Pleural Effusion Nursing Care Plan

Learn the ins and outs of this disorder of the lungs and follow the guide to gain insight into its many causes and interventions! 

By Harriet Murray on Jul 15, 2024.


Fact Checked by Ericka Pingol.

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What is a Pleural Effusion Nursing Care Plan Template?

A pleural effusion occurs when fluid accumulation in the space between the layers surrounding the lungs is abnormal, typically due to increased fluid production or reduced absorption. It can manifest independently or result from underlying conditions such as infections, cancer, or inflammatory issues. This condition significantly contributes to lung-related health issues. To classify the type of fluid buildup, medical professionals utilize the Light criteria, where the fluid is considered exudative if specific criteria are met:

  • A higher ratio of protein in the pleural fluid compared to blood serum.
  • Elevated levels of lactate dehydrogenase (LDH) in the pleural fluid relative to serum LDH.
  • Pleural fluid LDH exceeds two-thirds of the upper normal limit for serum LDH.

Transudates, caused by changes in pressure within the pleural space, are often linked to conditions like heart failure, kidney disorders, liver cirrhosis, low albumin leading to malnutrition, or starting peritoneal dialysis. Exudates, on the other hand, result from infections (pneumonia, tuberculosis), cancer, inflammatory ailments (pancreatitis, lupus, rheumatoid arthritis), post-cardiac injury syndrome, chylothorax (lymphatic obstruction), hemothorax, or asbestos-related pleural effusion.

In its simplest form, pleural effusion involves an abnormal fluid collection surrounding the lungs, often originating from various conditions, and is classified based on specific criteria. Transudates and exudates differ in their underlying causes, impacting the fluid's protein and LDH levels, guiding diagnosis and treatment approaches.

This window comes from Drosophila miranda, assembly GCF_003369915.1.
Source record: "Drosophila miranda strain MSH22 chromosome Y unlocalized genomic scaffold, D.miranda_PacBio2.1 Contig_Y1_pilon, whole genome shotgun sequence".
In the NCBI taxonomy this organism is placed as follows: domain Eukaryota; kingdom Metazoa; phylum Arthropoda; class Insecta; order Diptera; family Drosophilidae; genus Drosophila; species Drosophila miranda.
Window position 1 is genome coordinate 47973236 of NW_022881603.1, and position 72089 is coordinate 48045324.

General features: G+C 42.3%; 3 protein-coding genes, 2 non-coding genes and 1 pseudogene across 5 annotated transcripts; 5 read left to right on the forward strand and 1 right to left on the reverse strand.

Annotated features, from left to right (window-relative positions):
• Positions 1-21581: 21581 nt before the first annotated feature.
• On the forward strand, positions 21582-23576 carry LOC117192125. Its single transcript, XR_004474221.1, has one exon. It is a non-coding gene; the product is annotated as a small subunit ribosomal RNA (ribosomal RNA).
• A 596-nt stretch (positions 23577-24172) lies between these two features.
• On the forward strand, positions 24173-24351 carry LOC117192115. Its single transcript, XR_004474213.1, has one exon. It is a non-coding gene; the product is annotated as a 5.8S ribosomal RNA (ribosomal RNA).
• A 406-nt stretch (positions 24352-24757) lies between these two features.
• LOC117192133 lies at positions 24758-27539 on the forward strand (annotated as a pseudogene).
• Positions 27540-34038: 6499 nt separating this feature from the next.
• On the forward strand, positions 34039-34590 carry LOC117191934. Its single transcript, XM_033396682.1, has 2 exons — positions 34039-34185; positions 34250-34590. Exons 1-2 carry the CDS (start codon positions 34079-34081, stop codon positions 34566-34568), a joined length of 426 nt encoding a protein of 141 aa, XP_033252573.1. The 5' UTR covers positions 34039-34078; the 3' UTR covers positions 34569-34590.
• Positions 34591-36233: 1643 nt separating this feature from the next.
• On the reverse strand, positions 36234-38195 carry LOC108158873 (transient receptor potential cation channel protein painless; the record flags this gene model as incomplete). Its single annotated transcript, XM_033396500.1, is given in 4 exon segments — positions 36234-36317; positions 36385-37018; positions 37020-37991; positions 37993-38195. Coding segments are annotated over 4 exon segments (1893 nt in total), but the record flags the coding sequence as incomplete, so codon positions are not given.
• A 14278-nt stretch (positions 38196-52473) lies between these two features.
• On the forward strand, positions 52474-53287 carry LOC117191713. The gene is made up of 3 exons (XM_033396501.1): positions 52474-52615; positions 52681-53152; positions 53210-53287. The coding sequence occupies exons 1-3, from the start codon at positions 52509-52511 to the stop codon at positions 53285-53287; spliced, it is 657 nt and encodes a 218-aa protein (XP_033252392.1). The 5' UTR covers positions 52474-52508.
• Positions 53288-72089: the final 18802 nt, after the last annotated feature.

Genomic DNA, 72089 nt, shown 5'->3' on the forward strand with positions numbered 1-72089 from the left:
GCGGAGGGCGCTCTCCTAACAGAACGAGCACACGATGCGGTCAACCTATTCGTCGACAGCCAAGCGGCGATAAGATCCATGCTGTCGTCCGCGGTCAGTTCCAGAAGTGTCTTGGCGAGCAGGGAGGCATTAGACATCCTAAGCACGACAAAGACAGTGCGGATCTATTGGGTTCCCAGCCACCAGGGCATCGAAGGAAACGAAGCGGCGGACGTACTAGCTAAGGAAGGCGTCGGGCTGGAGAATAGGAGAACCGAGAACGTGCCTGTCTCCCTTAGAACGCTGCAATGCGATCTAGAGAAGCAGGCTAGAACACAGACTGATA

A nursing care plan for pleural effusion is crucial in providing comprehensive care to individuals affected by this condition. Firstly, assessment plays a pivotal role. Nurses conduct thorough assessments to evaluate the patient's respiratory status, including monitoring breathing patterns, oxygen saturation levels, and lung sounds and assessing signs of distress. 

This assessment helps identify the effusion's severity and potential complications. Drainage and fluid management are crucial aspects of a pleural effusion management plan. Nurses may assist in or perform procedures such as thoracentesis, where excess fluid is drained from the pleural cavity using a needle or a chest tube. Monitoring the drainage and assessing the characteristics of the fluid are essential in determining the underlying cause and guiding further treatment.

Pleural Effusion Nursing Care Plan Template

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Pleural Effusion Nursing Care Plan Example

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How does it work?

Step One: Gather your resources

Pleural Effusion Nursing Care Plans are a valuable resource and essential to keep on hand. Make sure that you have a copy of the free printable PDF when the need arises by either clicking the “Download Template” or “Use Template” button or by searching “Pleural Effusion Nursing Care Plan” on Carepatron’s template library’s search bar on the website or app.

Step Two: Collate essential information

Once the patient has been diagnosed and assessed for abnormal lung health and functioning, utilizing the Pleural Effusion Nursing Care Plan Template to ensure all goals of care are met is seamless and easily accessible to relevant parties via Carepatron's centralized workspace.

Assessment, symptom management, and interventions can be collated within the single care plan and safely stored on a single database. The care plan allows for individualized treatment options. It acts as a scaffolding to ensure goals of care are met, and the next steps are recorded for future reference or distribution to other healthcare specialists who are part of the patient's care team.